It is a curious thing that when the man sees Jesus, he falls down and shouts at the top of his voice, “I beg you, do not torment me.” But the man is already in torment so whose voice is it that we hear?
When Jesus asks the man his name, he replies “Legion” and the explanation is given “for we are many (demons).” We then understand that the “demons” themselves are afraid and they beg Jesus not to send them into an abyss but to allow them to enter a herd of swine.
The pigs and the pig farmers get the raw end of the deal. The pigs rush down into a lake and drown. The pig farmers lose their livestock. We are never told where the demons end up.
When pig farmers tell others in the city and countryside what had happened, the people come and find the man “clothed and in his right mind.” (Luke 8:35) One would imagine that everyone would be overjoyed so it is a great surprise when they respond to the man’s healing with fear.
In fact they are seized with such great fear they ask Jesus to leave them. It has been said that fear, by definition, is an unpleasant emotion caused by the belief that someone or something is dangerous and likely to cause pain or be a threat to one’s well being.
What was it that they were afraid of? Jesus restored the man to a right relationship not only with God but with others and with himself. It is evident from the story that he is no longer a danger or threat to others. As far as we know the demons may have met their demise when the pigs drowned.
If their fear is not of the man who was healed or the demons, then what would cause them to ask Jesus to leave? It may be that their fear was that they themselves needed to be healed. It may be that they themselves needed to be restored to a right relationship with God and with others and with themselves.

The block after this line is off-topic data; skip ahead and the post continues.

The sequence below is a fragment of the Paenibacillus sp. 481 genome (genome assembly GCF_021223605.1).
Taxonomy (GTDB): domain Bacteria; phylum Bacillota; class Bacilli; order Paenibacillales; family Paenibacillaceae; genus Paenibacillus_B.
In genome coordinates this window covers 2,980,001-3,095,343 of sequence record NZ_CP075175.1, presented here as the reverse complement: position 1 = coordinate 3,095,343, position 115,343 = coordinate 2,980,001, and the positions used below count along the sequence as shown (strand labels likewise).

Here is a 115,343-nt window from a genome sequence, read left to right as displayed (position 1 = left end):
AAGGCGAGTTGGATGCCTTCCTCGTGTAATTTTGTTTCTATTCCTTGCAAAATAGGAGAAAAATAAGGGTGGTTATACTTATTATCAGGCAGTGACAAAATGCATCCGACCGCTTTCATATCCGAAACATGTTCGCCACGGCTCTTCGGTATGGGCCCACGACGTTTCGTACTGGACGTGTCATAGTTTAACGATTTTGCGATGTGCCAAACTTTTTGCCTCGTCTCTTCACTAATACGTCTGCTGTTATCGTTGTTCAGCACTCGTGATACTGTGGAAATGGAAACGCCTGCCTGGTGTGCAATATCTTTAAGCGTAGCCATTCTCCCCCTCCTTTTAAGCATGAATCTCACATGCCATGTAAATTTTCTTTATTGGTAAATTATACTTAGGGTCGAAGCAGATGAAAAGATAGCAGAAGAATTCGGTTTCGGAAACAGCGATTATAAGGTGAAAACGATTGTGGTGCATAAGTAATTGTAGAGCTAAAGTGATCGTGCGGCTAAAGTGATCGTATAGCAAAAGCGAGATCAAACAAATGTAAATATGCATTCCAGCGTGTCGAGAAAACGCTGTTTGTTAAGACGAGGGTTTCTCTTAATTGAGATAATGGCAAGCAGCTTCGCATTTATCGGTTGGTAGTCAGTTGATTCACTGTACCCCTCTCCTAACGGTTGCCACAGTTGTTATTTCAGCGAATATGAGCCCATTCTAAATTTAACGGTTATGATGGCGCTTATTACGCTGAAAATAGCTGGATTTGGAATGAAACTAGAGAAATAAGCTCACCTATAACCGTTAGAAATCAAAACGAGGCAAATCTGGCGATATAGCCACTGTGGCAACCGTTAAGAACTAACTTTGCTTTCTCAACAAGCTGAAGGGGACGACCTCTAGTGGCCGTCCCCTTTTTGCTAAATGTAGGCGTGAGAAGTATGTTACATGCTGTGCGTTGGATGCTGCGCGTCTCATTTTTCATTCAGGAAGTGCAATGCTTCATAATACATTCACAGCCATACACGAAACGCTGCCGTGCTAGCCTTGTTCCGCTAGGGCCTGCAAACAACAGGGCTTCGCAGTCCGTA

Perhaps they would have rather lived out their days in broken relationships than in restored relationships. Or could it be that they were afraid that God would ask too much of them; that they would need to return to their homes to proclaim how much God and Jesus had done for them?
Perhaps they were afraid as we may be afraid whenever we feel the weight and burden of broken relationships. “My son does not deserve my forgiveness and love,” says an angry father. “How can I forgive him? He has squandered whatever I have given him.”
“My sister killed herself without regard for how we would feel,” laments a sibling. “It was such a selfish thing to do. Why would she do such a thing?”
“I hate myself and if you want to know why the reasons are legion.”
The demons in our lives are not the psychological acronyms or addictions we may ascribe others or to ourselves. The demons are not ADD (attention deficit disorder) or ADHD (attention deficit hyperactive disorder).
The demons are anger, pride, jealousy, bitterness, mistrust, envy, hurt, pain, despair, self-loathing, judgment and condemnation. God will have none of it. Jesus will have none of it.
We are quick to judge others who are different. We are quick to condemn others who may not share our beliefs or even our opinions. These are all the demons that destroy our relationship with God, with one another and with ourselves.
God will have none of it. Jesus will have none of it. What God, what Jesus desires is for all of our broken relationships to be restored and made whole.
That is what we declare, that is what we proclaim.